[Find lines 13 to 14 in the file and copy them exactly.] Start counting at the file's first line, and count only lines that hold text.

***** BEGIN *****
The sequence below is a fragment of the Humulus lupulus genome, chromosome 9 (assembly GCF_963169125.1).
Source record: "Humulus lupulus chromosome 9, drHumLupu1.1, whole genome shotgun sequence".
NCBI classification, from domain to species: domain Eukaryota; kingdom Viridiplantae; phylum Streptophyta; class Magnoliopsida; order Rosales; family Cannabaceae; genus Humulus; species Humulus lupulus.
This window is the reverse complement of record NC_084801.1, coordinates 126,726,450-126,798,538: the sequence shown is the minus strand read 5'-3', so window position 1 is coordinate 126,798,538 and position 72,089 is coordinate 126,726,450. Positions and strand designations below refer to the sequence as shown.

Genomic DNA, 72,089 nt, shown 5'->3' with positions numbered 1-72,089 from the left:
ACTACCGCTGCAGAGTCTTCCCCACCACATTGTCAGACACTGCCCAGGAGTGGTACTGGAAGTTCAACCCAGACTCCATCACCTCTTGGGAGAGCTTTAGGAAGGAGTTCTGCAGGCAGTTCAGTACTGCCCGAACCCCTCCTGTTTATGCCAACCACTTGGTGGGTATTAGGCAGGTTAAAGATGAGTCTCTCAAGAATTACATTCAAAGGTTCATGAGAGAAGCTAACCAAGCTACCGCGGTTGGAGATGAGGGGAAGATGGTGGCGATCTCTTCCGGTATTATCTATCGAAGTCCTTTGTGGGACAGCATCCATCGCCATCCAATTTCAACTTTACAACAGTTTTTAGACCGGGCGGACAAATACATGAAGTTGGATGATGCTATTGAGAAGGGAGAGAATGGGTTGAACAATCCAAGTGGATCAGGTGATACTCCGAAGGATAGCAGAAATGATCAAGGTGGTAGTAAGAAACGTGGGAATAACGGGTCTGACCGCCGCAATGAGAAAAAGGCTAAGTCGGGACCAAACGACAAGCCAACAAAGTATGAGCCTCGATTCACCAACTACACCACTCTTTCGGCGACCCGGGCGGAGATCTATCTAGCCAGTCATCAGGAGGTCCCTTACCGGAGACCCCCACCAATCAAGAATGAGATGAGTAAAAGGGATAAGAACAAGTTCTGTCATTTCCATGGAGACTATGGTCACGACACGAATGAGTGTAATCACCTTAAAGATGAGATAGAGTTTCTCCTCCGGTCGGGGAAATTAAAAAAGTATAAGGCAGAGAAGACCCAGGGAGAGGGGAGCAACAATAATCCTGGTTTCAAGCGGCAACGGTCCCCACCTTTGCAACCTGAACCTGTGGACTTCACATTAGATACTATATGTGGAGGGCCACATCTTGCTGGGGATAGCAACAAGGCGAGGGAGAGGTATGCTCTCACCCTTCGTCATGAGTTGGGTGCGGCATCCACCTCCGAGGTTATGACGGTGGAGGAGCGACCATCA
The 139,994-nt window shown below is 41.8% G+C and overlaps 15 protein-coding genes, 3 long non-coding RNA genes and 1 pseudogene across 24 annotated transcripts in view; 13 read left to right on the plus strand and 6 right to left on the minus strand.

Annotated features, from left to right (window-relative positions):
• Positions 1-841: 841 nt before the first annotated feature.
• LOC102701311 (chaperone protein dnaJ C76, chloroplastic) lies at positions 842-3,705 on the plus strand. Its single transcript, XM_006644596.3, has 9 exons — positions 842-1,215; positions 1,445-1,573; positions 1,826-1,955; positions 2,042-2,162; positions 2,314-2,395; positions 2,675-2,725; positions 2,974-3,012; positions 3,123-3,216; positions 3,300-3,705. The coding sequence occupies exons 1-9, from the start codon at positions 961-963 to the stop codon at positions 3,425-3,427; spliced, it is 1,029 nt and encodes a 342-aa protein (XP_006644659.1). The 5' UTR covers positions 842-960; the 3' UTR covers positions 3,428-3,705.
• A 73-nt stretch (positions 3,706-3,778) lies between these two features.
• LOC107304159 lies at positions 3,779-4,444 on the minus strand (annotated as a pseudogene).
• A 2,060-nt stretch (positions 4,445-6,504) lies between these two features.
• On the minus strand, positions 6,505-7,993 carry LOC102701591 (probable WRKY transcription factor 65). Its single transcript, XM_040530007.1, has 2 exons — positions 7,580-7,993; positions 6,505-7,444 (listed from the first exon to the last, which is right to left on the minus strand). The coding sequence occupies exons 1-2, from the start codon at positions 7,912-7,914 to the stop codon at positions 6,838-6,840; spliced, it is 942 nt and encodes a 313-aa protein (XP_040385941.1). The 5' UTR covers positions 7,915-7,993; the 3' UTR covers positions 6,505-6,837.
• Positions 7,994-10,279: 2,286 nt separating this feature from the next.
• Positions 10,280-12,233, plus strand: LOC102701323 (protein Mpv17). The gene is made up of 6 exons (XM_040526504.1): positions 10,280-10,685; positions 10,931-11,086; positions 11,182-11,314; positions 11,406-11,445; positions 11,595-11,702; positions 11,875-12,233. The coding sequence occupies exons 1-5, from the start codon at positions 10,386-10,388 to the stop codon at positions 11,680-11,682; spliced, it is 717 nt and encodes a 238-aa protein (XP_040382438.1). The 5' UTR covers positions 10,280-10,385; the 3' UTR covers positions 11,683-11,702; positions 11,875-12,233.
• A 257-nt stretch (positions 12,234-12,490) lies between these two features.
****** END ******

• A 2,060-nt stretch (positions 4,445-6,504) lies between these two features.
• On the minus strand, positions 6,505-7,993 carry LOC102701591 (probable WRKY transcription factor 65). Its single transcript, XM_040530007.1, has 2 exons — positions 7,580-7,993; positions 6,505-7,444 (listed from the first exon to the last, which is right to left on the minus strand). The coding sequence occupies exons 1-2, from the start codon at positions 7,912-7,914 to the stop codon at positions 6,838-6,840; spliced, it is 942 nt and encodes a 313-aa protein (XP_040385941.1). The 5' UTR covers positions 7,915-7,993; the 3' UTR covers positions 6,505-6,837.